The examiners should make their judgement primarily on the basis of the thesis. A strong performance at viva may improve the outcome where doubts or concerns about the thesis are allayed. Normally, a weak performance will not detract from the outcome unless there are sufficient grounds to doubt whether the thesis is the student’s own work.
Overall, examiners are asked to remember that the aim of a Professional Doctorate is not to produce a professional researcher, but a research competent professional. By awarding a pass, you are indicating the candidate is able to conduct research in so far as it relates to his or her wider professional role, probably as part of a team.
Finally, bear in mind that no percentage marks are awarded, only pass (potentially subject to amendments) or fail. The thesis does not require to be of excellent standard; merely satisfactory.
The research and the written submission must be the candidate’s own work. An examiner who, in reading a thesis, discovers evidence of plagiarism, fabrication of results or other research misconduct should report the matter immediately to the Secretary of the Graduate School Academic Board.
Overview of the Examination Process
Dispatch of the Thesis
The Graduate School is responsible for liaising with the student and examiners to set the date for the viva. Graduate school will send out the thesis. Normally, six weeks are allowed for the examiners to read the thesis prior to the viva.
The Graduate school will also liaise with the external examiner regarding travel arrangements and overnight accommodation (if required), will book a suitable room for the viva and make all catering arrangements.
Each examiner should separately complete a preliminary report and submit it to Graduate School no less than two days before the viva. The examiners will not see each other’s reports until all have been submitted. The preliminary report should include a provisional recommendation and indicate areas for further exploration at viva. Comparison of the reports will allow the examiners to agree a list of questions for the viva.
Examiners should remember that students may request sight of these reports following the viva.
In the event that the examiners feel the thesis is too poor academically to be worthy of examination, the oral examination will still be held, to allow the student the chance to discuss the thesis with the examiners. Contact the Secretary to the Graduate School Academic Board for advice.
Communication with the Candidate
The candidate and the examiners may not communicate with each other about the thesis before the examination.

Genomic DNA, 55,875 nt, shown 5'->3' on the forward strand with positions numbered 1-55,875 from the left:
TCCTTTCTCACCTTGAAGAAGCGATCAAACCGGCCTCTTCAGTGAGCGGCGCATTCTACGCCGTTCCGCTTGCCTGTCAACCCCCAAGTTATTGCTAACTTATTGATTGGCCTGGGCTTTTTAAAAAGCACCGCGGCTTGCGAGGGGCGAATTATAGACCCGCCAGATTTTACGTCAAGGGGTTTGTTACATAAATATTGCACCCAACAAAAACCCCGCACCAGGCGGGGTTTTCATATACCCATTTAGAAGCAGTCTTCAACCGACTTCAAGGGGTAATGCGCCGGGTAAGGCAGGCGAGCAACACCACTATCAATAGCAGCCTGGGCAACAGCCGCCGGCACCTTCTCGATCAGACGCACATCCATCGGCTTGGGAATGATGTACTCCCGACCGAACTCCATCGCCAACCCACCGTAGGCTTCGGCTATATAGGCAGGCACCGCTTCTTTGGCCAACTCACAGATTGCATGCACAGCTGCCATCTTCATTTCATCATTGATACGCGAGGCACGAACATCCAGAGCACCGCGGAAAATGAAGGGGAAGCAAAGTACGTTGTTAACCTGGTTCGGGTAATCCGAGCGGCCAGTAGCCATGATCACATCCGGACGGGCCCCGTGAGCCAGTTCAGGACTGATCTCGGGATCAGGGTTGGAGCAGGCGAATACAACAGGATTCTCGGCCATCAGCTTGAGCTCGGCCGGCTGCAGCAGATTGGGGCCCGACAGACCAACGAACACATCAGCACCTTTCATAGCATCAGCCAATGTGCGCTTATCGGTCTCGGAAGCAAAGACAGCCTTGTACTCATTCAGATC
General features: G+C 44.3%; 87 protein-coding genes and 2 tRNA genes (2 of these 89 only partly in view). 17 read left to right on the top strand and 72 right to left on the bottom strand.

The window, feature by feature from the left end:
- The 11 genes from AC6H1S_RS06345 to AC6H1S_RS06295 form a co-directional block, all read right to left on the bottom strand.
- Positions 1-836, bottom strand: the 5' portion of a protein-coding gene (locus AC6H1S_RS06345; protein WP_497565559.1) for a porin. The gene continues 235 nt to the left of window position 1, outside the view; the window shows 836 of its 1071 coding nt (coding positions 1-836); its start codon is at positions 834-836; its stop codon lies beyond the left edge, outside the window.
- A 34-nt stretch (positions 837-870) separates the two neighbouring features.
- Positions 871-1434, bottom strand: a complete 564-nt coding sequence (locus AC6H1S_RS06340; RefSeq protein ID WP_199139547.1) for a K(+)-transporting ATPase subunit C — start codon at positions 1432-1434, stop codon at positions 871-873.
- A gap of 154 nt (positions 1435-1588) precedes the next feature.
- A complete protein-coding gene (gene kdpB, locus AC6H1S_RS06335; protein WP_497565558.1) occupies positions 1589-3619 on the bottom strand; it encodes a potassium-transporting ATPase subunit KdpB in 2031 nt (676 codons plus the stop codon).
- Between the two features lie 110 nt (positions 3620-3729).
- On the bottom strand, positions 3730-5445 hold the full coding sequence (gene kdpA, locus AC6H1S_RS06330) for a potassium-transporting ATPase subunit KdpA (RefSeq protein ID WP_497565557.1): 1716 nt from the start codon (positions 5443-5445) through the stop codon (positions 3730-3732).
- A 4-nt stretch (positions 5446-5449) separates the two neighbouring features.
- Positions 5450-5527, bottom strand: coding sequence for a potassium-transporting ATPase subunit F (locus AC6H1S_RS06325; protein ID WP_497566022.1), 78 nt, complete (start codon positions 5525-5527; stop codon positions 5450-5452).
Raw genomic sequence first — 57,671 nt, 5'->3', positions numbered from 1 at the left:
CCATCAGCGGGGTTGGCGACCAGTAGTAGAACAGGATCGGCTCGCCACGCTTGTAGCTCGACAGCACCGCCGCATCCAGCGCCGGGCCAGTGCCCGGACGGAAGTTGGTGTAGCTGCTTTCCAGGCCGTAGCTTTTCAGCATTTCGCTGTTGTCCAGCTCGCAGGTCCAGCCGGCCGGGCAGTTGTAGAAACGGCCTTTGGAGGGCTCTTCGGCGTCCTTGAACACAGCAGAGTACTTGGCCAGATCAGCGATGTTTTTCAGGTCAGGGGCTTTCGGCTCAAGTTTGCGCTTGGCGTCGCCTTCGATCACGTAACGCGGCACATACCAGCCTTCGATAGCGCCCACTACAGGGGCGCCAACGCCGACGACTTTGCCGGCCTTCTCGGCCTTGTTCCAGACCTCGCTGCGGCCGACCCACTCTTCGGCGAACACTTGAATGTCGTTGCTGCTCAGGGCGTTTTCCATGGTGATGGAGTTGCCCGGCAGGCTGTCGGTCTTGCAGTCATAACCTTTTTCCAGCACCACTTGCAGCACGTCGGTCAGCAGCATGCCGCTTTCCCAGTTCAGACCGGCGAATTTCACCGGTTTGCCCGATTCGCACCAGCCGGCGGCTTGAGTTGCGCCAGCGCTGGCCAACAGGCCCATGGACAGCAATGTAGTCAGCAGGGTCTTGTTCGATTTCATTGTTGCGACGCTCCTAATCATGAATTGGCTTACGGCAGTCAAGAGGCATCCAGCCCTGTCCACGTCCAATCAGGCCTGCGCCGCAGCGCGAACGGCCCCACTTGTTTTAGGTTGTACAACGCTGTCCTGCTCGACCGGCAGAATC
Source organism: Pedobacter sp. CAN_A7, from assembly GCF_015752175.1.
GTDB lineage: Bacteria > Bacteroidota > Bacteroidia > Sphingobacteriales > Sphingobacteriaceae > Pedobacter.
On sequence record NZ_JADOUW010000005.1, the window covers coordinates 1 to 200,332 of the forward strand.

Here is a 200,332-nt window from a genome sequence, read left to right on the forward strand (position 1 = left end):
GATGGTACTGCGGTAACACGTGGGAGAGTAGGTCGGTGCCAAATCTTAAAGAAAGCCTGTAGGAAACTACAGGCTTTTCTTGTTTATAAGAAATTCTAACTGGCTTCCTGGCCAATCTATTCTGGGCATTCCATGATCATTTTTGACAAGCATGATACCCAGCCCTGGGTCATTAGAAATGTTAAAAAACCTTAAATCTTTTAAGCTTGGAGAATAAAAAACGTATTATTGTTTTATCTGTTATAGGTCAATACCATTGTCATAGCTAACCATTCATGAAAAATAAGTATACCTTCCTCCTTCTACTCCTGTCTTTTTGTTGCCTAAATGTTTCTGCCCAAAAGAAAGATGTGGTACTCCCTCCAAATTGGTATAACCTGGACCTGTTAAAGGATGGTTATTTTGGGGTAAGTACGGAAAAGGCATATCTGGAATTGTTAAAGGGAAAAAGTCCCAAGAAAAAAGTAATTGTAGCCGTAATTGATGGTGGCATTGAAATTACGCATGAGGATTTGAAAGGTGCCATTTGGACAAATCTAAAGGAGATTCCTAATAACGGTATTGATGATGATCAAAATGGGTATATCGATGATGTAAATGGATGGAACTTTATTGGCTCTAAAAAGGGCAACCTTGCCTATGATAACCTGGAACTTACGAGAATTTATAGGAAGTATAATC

The purpose of the viva
The oral examination is used to assess both the written submission and the candidate. It may serve a number of different functions, as follows:
a) it provides the candidate with the opportunity to defend the thesis through high-level debate with experts in the subject
b) it gives the examiners an opportunity to explore any doubts they may have about the material presented in the thesis
c) it can be used to determine that the candidate is indeed the author of the written materials submitted
d) where the research forms part of a collaboration, it can be used to determine the candidate’s individual contribution to the project
e) it enables the examiners to explore further the candidate’s understanding of the theoretical framework, issues, methods and statistical analysis involved.
You may ask questions both about the material presented in the thesis and about the student’s understanding of the wider topic area. However, bear in mind that the student will be assessed on broader professional knowledge in other modules.
The normal agenda for the day will be as follows:
- Examiners meet and agree their line of questioning
- The candidate and observer are invited in. The oral examination is likely to take less time than that for a normal PhD so should normally last for between one and one and a half hours. If for some reason a longer examination is felt necessary, the candidate should be offered a rest pause at the end of two hours.
- The candidate and observer will then be asked to leave while the examiners come to their decision.
- The examiners’ recommendation should then be communicated to the candidate.